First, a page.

Apple-Samsung war is far from over. Steve Job’s company got what it wanted from the jury -more than $1 billion- but it’s still fighting to get a ban on eight models of the South Korean company’s smartphones, including its Galaxy S devices.
This is how the two giants, which once played as friendly competitors, have reacted:
Apple: “The mountain of evidence presented during the trail showed that Samsung’s copying went far deeper than even we knew. The lawsuits between Apple and Samsung were about much more than patents or money. They were about values. At Apple, we value originality and innovation and pour our lives into making the best products on earth. We make these products to delight our customers, not for our competitors to flagrantly copy.”
Samsung: “Today’s verdict should not be viewed as a win for Apple, but as a loss for the American consumer. It will lead to fewer choices, less innovation, and potentially higher prices. It is unfortunate that patent law can be manipulated to give one company a monopoly over rectangles with rounded corners, or technology that is being improved every day by Samsung and other companies. This is not the final word in this case or in battles being waged in courts and tribunals around the world, some of which have already rejected many of Apple’s claims.”
Indeed, Samsung lawyers will ask the judge to reverse the verdict, claiming it’s practically impossible for the jury to make a reasonable decision within only three days of deliberation. They insist the case will hurt the entire smartphone industry.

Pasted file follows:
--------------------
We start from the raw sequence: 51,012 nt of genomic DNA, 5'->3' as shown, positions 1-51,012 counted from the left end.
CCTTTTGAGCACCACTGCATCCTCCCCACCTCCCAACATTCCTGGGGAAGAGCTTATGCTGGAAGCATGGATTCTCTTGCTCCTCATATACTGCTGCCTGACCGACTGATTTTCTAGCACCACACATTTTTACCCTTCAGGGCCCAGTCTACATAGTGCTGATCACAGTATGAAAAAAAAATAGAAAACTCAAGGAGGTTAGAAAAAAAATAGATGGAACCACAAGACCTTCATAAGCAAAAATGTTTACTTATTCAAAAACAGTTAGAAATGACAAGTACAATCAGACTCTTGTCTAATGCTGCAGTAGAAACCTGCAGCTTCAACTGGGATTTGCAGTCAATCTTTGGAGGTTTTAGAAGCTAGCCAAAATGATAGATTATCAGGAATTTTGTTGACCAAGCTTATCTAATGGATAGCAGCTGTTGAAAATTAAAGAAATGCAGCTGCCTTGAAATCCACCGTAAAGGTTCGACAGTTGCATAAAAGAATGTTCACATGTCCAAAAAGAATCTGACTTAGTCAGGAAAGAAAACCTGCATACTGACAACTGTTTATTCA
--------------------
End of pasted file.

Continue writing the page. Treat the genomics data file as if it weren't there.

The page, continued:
It’s interesting to compare South Korean and American media’s positions on this issue. The Korea Times wonders whether the jury managed the case properly.
“The jury was confronted with hundreds of questions on a 20-page verdict form that was more complicated than a U.S. tax return. They had in the jury room more than two dozen electronic devices at issue, 12 patents to decipher and 109-pages of instructions from the judge on rendering a verdict,” the daily said in an op-ed.
Samsung is the largest manufacturer of Android devices. For this time, it has largely enough money to deal with the fine: it earned $12 billion last year and has $14 billion in cash in the bank. But will this damage Android’s momentum on the market? Are consumers going to suffer?
The timing of the verdict is particularly tricky for the smartphone industry because Apple will soon unveil its iPhone 5. Asian companies such as Hong Kong’s ZTE or Taiwan’s HTC that are trying extremely hard to get a piece of the cake saw their shares fall on Monday.
“In general, it seems the Android camp is losing the patent wars,” says Dennis Chan, an analyst in Taipei with Yuanta Securities, quoted by Bloomberg.
Who wins? Chinese brands such as Huawei can have a shot. It’s good for them that Samsung gets a bump on the road. And since they are playin the low end, Apple is not worried. At least for now.